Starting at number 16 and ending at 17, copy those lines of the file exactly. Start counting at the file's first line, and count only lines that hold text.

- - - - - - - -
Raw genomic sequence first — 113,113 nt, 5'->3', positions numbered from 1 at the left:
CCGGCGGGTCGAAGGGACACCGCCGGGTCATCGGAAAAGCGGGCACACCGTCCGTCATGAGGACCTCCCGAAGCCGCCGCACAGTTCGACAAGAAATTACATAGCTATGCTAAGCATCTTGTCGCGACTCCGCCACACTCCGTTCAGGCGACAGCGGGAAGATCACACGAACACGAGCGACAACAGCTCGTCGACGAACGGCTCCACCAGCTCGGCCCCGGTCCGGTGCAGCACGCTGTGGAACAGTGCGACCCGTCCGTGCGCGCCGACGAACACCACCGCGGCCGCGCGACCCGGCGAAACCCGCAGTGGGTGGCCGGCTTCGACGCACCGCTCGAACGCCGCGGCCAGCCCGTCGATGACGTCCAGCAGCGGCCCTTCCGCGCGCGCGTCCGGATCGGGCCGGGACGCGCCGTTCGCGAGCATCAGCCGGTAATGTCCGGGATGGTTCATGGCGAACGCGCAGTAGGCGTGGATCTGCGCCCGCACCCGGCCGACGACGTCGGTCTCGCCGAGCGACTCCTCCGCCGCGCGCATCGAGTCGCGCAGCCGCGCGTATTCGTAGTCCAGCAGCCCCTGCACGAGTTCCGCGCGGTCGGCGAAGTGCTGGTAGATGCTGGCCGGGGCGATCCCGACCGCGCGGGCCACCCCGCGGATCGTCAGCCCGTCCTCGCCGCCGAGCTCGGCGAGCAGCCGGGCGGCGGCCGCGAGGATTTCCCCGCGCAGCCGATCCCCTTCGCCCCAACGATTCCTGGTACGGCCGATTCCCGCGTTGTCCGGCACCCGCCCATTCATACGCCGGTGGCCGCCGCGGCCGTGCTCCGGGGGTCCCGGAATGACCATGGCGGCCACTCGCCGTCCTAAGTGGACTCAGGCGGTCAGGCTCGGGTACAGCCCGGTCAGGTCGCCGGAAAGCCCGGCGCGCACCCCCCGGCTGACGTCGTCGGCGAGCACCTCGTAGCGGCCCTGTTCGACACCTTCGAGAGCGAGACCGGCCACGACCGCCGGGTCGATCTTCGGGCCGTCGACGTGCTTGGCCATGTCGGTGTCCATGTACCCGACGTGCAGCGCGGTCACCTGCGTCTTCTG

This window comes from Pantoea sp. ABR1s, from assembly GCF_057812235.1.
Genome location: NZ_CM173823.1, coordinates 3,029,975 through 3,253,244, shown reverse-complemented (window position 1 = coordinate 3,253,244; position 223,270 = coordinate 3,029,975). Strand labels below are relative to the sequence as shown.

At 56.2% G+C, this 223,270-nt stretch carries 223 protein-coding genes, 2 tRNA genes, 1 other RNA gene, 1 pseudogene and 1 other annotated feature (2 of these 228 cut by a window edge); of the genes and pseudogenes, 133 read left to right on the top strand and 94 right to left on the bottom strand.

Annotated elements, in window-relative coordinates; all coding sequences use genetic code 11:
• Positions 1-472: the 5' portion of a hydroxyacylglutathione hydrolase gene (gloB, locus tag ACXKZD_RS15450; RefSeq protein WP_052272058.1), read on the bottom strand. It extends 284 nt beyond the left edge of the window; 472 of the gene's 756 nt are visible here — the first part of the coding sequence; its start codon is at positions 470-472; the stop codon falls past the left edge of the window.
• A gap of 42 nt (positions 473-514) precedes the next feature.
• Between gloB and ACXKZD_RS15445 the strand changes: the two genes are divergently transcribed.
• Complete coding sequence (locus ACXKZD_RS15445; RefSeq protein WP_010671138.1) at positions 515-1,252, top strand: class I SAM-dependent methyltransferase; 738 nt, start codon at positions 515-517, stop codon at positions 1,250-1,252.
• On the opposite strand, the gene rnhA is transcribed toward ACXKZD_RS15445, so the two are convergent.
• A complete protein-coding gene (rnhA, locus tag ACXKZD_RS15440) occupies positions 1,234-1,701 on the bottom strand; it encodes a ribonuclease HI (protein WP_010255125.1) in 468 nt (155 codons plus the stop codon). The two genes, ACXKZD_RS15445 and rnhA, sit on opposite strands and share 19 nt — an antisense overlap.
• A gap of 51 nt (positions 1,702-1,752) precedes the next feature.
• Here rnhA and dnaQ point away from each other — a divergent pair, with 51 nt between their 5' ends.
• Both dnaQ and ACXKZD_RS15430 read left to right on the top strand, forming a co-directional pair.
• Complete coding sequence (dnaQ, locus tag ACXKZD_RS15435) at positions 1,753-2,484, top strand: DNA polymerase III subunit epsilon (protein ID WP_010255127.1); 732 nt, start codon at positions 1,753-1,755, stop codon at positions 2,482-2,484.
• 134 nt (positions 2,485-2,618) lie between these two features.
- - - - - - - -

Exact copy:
• Complete coding sequence (dnaQ, locus tag ACXKZD_RS15435) at positions 1,753-2,484, top strand: DNA polymerase III subunit epsilon (protein ID WP_010255127.1); 732 nt, start codon at positions 1,753-1,755, stop codon at positions 2,482-2,484.
• 134 nt (positions 2,485-2,618) lie between these two features.